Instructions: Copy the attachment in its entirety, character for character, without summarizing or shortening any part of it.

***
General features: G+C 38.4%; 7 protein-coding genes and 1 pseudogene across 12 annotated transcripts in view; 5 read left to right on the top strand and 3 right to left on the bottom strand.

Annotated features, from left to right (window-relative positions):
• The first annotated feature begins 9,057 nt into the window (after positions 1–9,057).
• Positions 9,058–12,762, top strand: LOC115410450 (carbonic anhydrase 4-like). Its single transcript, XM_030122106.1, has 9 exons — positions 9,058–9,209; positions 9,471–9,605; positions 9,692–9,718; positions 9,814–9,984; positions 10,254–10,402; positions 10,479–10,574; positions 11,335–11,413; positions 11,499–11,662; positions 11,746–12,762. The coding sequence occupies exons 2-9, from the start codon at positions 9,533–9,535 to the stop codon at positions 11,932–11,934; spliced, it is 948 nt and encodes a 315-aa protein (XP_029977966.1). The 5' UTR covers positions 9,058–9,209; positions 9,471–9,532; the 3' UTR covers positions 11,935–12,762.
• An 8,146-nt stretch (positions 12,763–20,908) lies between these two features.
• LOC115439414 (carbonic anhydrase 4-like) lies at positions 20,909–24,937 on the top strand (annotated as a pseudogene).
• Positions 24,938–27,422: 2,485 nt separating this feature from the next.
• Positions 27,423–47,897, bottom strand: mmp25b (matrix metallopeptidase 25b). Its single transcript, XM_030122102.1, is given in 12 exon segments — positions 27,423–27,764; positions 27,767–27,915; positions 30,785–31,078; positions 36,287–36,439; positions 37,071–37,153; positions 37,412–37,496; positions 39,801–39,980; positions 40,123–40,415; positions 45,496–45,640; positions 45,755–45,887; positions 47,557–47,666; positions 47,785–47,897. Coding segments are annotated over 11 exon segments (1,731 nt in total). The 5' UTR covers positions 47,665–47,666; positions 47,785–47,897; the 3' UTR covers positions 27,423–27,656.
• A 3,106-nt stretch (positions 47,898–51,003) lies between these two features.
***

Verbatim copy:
General features: G+C 38.4%; 7 protein-coding genes and 1 pseudogene across 12 annotated transcripts in view; 5 read left to right on the top strand and 3 right to left on the bottom strand.

Annotated features, from left to right (window-relative positions):
• The first annotated feature begins 9,057 nt into the window (after positions 1–9,057).
• Positions 9,058–12,762, top strand: LOC115410450 (carbonic anhydrase 4-like). Its single transcript, XM_030122106.1, has 9 exons — positions 9,058–9,209; positions 9,471–9,605; positions 9,692–9,718; positions 9,814–9,984; positions 10,254–10,402; positions 10,479–10,574; positions 11,335–11,413; positions 11,499–11,662; positions 11,746–12,762. The coding sequence occupies exons 2-9, from the start codon at positions 9,533–9,535 to the stop codon at positions 11,932–11,934; spliced, it is 948 nt and encodes a 315-aa protein (XP_029977966.1). The 5' UTR covers positions 9,058–9,209; positions 9,471–9,532; the 3' UTR covers positions 11,935–12,762.
• An 8,146-nt stretch (positions 12,763–20,908) lies between these two features.
• LOC115439414 (carbonic anhydrase 4-like) lies at positions 20,909–24,937 on the top strand (annotated as a pseudogene).
• Positions 24,938–27,422: 2,485 nt separating this feature from the next.
• Positions 27,423–47,897, bottom strand: mmp25b (matrix metallopeptidase 25b). Its single transcript, XM_030122102.1, is given in 12 exon segments — positions 27,423–27,764; positions 27,767–27,915; positions 30,785–31,078; positions 36,287–36,439; positions 37,071–37,153; positions 37,412–37,496; positions 39,801–39,980; positions 40,123–40,415; positions 45,496–45,640; positions 45,755–45,887; positions 47,557–47,666; positions 47,785–47,897. Coding segments are annotated over 11 exon segments (1,731 nt in total). The 5' UTR covers positions 47,665–47,666; positions 47,785–47,897; the 3' UTR covers positions 27,423–27,656.
• A 3,106-nt stretch (positions 47,898–51,003) lies between these two features.